Tuesday, 26 February 2013

Home made Seed Packets, Saving Seed and Broody Mavis

Yesterday I sorted my stash of seeds and discovered that I only need to buy Tuscan kale, Sweet Corn, another packet of maincrop tomatoes ( probably Alicante) and early Brussels. No doubt I will discuss these in more detail at a later date.
Below is an illustration of how I make my seed packets -
Starting from 11o'clock and moving clockwise - The first stage shows a magazine page folded diagonally, The excess paper is cut away so that you have a square folded diagonally. Next fold the bottom corner to the opposite side at 90 degrees to the edge. Fold the top corner likewise crossing over the previous fold. You now have a sort of envelope. Part the two sheets at the top of the envelope  and fold the top sheet over, level with the crossed over sheets. You will now have a little packet. Place your seeds in the packet, fold over the back sheet and seal and label. In this illustration I have used beans and have sealed the packet with a sticky label  For smaller seeds you will also need to sellotape the packet around the top of the packet so that they don't escape. You can make these packets whatever size you want, so long as you start with a square it will work. I use magazine pages as they are sturdier than newspaper. I have also recycled used envelopes this way.

I NEVER throw seeds away, seems almost like sacrilege to me! Some seeds have a longer life than others and if a certain seed is getting towards the end of it's viable life I tend to sow more thickly, hoping that at least some will come up! If you are not too sure about the viability of seeds and/or would like a book that gives you no-nonsense guide to growing vegetables, Hessayon's  "Vegetable Expert"  is a good place to start. He discusses the how-to of each vegetable and includes the life expectancy of  the stored seed too. Hessayon's Expert books are affordable and easy to use (The Fruit Expert is good too) These books have been out for years.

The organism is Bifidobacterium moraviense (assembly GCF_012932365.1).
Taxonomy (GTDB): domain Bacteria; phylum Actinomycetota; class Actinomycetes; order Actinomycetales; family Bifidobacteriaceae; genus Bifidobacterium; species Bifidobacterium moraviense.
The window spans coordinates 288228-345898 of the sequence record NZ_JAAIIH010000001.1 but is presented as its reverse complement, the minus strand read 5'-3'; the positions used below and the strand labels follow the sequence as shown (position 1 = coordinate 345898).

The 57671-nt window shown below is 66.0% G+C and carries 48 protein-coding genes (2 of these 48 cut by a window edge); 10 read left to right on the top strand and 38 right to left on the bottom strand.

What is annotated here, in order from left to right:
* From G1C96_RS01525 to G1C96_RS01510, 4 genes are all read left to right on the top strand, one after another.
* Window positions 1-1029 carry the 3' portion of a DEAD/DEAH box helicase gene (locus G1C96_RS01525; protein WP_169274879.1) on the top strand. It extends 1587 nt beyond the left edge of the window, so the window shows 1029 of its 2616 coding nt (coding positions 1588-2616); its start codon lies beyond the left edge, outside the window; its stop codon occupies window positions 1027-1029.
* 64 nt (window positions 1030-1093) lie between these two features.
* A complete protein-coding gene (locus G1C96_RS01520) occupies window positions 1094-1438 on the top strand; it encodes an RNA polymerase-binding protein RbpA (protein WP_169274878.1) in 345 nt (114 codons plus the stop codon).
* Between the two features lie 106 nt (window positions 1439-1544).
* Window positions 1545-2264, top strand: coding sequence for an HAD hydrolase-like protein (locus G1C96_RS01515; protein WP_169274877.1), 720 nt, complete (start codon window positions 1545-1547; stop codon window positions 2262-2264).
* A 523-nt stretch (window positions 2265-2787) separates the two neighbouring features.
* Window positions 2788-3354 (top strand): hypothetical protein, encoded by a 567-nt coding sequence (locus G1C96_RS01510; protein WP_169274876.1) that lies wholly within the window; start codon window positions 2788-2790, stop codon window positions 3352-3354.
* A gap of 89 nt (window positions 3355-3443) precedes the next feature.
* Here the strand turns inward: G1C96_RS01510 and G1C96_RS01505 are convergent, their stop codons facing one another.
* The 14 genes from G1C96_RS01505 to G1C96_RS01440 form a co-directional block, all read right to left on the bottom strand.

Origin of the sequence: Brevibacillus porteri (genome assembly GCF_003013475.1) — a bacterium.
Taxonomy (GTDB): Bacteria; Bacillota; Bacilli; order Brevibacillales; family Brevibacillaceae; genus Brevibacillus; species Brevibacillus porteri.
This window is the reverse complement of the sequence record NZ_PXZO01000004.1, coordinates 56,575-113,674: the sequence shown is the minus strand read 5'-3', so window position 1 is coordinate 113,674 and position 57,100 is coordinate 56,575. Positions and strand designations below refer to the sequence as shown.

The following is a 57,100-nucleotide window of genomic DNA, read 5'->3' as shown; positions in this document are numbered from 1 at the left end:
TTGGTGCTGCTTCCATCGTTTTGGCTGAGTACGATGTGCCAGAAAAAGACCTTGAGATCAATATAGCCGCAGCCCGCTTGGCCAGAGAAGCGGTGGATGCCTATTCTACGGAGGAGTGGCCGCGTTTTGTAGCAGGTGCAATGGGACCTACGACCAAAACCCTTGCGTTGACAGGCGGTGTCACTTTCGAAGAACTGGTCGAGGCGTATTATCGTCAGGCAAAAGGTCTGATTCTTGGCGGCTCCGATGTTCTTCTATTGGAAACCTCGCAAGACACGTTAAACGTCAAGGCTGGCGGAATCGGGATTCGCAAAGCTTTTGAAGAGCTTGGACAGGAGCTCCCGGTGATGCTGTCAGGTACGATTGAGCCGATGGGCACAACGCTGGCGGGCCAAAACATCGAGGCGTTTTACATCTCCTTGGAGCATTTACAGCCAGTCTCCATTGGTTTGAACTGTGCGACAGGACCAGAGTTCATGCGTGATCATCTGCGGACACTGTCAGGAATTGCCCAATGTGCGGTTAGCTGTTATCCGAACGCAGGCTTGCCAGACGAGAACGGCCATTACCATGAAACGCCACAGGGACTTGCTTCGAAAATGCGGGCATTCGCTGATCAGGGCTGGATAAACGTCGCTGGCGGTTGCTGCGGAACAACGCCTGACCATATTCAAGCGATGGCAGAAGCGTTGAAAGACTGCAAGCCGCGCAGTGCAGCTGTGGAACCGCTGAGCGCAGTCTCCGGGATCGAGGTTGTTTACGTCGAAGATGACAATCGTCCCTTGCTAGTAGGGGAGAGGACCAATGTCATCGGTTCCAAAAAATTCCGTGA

Below is a picture of a cute little chick called Mavis. She was born 18 months ago and is the offspring of the love affair between a Black Maran Cock and an Apricot Favorelle Hen  called Fi Fi (oo la la !)

Now though Fi Fi was not too posh to push (obviously) she had no interest in mothering and didn't hatch this rather cross looking chick. That job fell to Marjorie a legendary broody bantam, who sadly died last summer, but who hatched many many broods - she couldn't resist raising chicks and was always sitting on eggs whenever she could steal them!

 Now Mavis has decided that she too wants some chicks and started to sit on a couple of eggs. We placed a few more in front of her today, which she instantly "stole". So the first broody of the year is ...MAVIS.  Below is a picture of her, taken last summer, talking to Hugh the Orpington cockerel , who is looking at her lasciviously. Mind you Hugh looks at all hens that way!

I seem to have quite a few things to discuss this week, so I will be back blogging soon. Thanks for reading and a very warm Welcome  to my new followers.
Gill x


  1. Do you dry your seeds? My granddaddy used to keep a few select kinds of seeds in the freezer and I never thought to ask why.

    1. Yes I do dry my seeds and they seem to keep well. I believe the jury is out re. freezing seed, though many swear by it ("Lizzie" freezes her seed)it is suppose to ensure viability of seed, with the risk of seed becoming damp easily overcome by the right wrapping/container. I do have quite a lot of seed and use large jars for the large seed, such as beans, I guess they would use up quite a bit of freezer space!
      Hope your tests went well